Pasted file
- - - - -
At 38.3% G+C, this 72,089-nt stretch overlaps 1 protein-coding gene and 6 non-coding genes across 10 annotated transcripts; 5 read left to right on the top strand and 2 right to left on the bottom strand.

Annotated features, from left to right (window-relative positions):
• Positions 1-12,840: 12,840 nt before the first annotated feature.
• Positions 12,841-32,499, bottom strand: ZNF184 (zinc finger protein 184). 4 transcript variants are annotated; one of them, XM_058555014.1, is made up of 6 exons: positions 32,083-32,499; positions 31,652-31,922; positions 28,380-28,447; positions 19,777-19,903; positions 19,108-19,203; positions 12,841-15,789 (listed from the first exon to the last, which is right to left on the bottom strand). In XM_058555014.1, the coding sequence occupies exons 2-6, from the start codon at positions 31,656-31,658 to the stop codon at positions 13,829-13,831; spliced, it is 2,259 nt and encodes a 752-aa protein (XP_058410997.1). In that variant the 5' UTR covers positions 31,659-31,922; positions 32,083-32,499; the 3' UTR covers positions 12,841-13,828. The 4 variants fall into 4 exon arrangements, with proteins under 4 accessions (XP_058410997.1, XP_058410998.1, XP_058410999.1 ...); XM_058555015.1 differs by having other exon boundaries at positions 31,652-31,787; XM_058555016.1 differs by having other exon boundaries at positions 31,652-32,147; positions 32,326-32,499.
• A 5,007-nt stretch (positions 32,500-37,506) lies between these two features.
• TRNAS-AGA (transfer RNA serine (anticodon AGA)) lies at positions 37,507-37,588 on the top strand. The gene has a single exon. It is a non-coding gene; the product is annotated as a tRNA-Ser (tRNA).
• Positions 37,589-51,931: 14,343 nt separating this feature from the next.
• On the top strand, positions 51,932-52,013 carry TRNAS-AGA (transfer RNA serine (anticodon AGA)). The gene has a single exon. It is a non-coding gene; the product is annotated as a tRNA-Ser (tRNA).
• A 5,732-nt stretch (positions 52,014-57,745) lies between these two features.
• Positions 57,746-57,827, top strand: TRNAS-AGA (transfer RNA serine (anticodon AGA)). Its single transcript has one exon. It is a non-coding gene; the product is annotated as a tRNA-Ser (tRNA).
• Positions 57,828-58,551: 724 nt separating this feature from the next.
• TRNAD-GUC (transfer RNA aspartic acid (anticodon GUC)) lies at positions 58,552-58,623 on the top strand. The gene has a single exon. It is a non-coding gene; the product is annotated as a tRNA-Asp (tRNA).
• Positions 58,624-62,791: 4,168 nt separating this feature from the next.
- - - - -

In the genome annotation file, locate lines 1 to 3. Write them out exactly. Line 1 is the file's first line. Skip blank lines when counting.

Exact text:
At 38.3% G+C, this 72,089-nt stretch overlaps 1 protein-coding gene and 6 non-coding genes across 10 annotated transcripts; 5 read left to right on the top strand and 2 right to left on the bottom strand.

Annotated features, from left to right (window-relative positions):
• Positions 1-12,840: 12,840 nt before the first annotated feature.